Everything You Always Wanted to Know about Continuous Flow Cryostats … but Were Afraid (or too busy) to Ask
After the suggestion made by Nicol & Bohm (1959) to pump only a small volume of liquid Helium and the legendary article of Delong, Symco & Wheatly (1971) describing the famous 1K pot, techniques to reach temperatures below 4K have significantly progressed. From the bath cryostat to the pulse tube refrigerator we can find a well-adapted device to measure a specific sample.
Of course, we seek for the most performant, versatile, reliable and less expensive cryogenic tool. How to choose it? A famous physicist working on the string theory, after learned calculations, came to the conclusion that the best way to win a horse race is to have a spherical horse of negligible mass. Our case is not very different: we want a cryostat that cools down instantaneously, with a negligible thermal mass, a low Helium consumption, vibration free, working in any position, weighting a few grams, reliable and (why not?) plug and play.
In this note we intend to present the “spherical horse of negligible mass” or, at least, something approaching it. It’s known as Continuous Flow Cryostat (CFC – nothing to do with Chlorofluorocarbons!).
How does a CFC work
Let me give you a succinct description about how the CFC works:
- To run the cryostat, we need a Dewar with liquid helium, a coaxial transfer tube (type LLT from Oxford instruments) and a Helium vacuum pump (like Sogevac from Leybold or Hena from Pfeiffer).
- The liquid Helium in the Dewar is drawn through a transfer tube and injected into the cryostat continuously.
- The flow of liquid Helium is transformed into gas at very low temperature (< 4K) and injected into a heat exchanger (the main exchanger) to cool the sample.
- After flowing through the main exchanger, the Helium gas enters the secondary exchanger, where a part of the remaining gas enthalpy is used to cool the thermal screen and create an environment of low radiation heat.
- Following the secondary exchanger, the Helium exits the cryostat through the transfer tube, flowing around the incoming Helium gas, thereby helping to protect the incoming Helium from any radiation from the environment. The outgoing Helium flows through the vacuum pump and enters into the Helium recovery installation.
The cooling power of the cryostat is a function of the Helium flow rate and the capacity of the exchangers to transfer heat (efficiency).
Have we found our spherical horse of negligible mass? Let me show you some measured values of a basic CFC and compare it with our “desired specifications”. We want a cryostat that:
- Cools down instantaneously -> cool down from room temperature to 4K in less than 7 min.
- negligible thermal mass -> a 5K step (from 5K to 10K) in 93 seconds with dT/T ~ 10-3
- vibration free -> (average displacement measured by interferometer He-Ne + Bragg cell) < 11nm
- Low Helium Consumption -> 2.5l/day at 100K , 7.1l/day at 10K, 12.8l/day at 2.5K,.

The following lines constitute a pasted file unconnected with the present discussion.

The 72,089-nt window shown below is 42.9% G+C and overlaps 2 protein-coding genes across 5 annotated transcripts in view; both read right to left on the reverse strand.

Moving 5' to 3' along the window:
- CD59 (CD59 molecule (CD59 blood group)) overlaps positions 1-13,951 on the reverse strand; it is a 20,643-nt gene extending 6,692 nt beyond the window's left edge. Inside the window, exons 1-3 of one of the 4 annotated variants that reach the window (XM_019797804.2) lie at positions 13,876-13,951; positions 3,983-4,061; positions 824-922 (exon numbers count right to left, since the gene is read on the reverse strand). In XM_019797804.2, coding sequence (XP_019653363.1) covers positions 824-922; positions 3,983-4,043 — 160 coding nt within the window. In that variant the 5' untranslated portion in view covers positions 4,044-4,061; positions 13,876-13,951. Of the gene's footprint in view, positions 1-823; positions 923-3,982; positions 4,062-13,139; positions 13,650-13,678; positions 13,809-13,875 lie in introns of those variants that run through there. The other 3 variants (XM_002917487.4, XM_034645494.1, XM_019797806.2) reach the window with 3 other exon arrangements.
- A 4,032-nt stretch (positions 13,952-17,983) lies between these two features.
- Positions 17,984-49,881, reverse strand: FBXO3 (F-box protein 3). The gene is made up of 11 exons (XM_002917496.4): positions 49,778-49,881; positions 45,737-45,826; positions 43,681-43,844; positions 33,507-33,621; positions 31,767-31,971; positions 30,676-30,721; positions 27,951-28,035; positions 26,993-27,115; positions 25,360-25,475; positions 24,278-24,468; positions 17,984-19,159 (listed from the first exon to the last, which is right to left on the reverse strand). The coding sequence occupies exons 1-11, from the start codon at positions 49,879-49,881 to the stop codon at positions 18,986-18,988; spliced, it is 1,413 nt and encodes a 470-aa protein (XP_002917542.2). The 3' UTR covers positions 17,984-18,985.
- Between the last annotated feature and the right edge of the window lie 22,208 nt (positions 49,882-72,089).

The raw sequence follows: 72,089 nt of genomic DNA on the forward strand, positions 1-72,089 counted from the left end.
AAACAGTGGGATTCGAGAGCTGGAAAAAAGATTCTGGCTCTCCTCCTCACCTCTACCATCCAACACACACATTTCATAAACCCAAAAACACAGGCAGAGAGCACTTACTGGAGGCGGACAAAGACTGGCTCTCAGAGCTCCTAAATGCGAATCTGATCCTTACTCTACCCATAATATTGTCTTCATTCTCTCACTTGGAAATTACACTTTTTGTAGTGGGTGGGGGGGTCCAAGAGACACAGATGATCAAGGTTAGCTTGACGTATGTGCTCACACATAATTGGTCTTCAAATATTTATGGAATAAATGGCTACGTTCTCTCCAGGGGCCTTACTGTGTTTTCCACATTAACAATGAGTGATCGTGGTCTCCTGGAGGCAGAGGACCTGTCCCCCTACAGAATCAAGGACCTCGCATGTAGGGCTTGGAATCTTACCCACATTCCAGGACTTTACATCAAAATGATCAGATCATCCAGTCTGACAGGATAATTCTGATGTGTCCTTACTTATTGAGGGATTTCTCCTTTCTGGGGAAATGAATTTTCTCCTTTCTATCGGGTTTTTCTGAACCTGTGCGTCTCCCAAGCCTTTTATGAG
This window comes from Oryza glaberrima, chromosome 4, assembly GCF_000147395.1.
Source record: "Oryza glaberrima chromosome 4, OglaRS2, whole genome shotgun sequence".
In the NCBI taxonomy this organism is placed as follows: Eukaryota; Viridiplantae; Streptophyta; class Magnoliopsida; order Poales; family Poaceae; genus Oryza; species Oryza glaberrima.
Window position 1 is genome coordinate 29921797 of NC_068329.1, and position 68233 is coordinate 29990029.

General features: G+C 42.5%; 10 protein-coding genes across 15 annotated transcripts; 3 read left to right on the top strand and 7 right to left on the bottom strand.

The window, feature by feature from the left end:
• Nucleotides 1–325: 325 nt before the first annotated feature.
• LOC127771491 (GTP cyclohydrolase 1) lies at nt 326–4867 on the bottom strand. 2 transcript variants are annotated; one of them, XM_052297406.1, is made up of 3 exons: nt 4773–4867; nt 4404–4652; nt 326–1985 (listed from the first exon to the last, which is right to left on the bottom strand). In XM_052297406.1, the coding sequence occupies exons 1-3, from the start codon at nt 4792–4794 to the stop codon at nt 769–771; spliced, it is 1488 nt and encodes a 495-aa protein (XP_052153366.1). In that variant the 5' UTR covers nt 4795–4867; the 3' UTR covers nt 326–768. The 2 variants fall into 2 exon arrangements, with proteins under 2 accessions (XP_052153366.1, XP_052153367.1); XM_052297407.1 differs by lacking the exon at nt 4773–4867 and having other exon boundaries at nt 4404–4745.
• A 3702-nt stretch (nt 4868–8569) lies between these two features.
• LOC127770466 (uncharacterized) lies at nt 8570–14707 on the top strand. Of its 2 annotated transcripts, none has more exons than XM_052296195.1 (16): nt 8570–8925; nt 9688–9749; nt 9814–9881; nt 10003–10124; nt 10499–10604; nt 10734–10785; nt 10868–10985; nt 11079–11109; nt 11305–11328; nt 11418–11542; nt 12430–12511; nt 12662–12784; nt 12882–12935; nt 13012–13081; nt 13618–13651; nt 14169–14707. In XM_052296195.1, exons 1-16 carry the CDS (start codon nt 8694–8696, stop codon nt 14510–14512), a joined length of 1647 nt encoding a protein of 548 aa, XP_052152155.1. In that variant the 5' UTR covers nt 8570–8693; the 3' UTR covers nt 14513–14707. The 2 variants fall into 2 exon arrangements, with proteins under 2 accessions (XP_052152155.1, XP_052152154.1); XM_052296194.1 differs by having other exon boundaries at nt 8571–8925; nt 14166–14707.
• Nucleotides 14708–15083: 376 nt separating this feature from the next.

- working in any position -> 6 freedom degrees (in which 2 angular tilt of “only” 180°)
- weighting a few grams -> weight (without vacuum valve) ~670g
- reliable -> no moving parts at low temperature, no valve, no maintenance need
- Plug and Play -> plug the transfer line, start the pump, set the pumping pressure and play.
You may find this tale too pretty to be true. In fact, you are not far off the mark because not all CFC are comparable and work as well as described here up. That’s because the heart of this instrument is the heat exchangers, its calculation and design is the crucial point to obtain the best performances. You can find in the market several companies offering CFC, some of them propose CFC with only one heat exchanger, others name the exchangers after a science fiction movie, specifications are partial or lacking, and so on.
The unique way to know if this kind of instrument corresponds to your needs is to contact somebody who already has one and works with it regularly. We can provide you several references, just ask!
One last thing, and maybe one of the most important, the continuous flow technology allows doing almost any (Helium or Nitrogen) cryostat: top loading, sample in vacuum, sample in vapor, sample in cryogen stream and the new hybrid cryostat. Obviously, CFC works with both X-ray and neutron beam.
For instance, see below a new type of CFC tailored for one of our customers:
Top Loading Hybrid Cryostat :
This instrument allows a quick sample change, we are talking minutes, and an accurate sample positioning. The sample chamber works with a Helium gas flow assuring a good thermalization and a precise temperature measurement of the sample. Particularly useful for low thermal conductivity samples, its sample holder can accommodate 4 pellets of 5mm diameter.
• Temperature range: ~ 2K to 250K (depending of windows material and size).
• Temperature stability: ΔT/T < 10-3 in the full range of temperature.
• Cooling down: from room temperature to 4K in 7 minutes.
• Can work in static vacuum (internal sorption pump)• Angular positioning 0.02°
• Axial resolution 0.5μm.
• Air-lock chamber.
We are looking forward to answering any of your questions and, of course, to make your own spherical horse!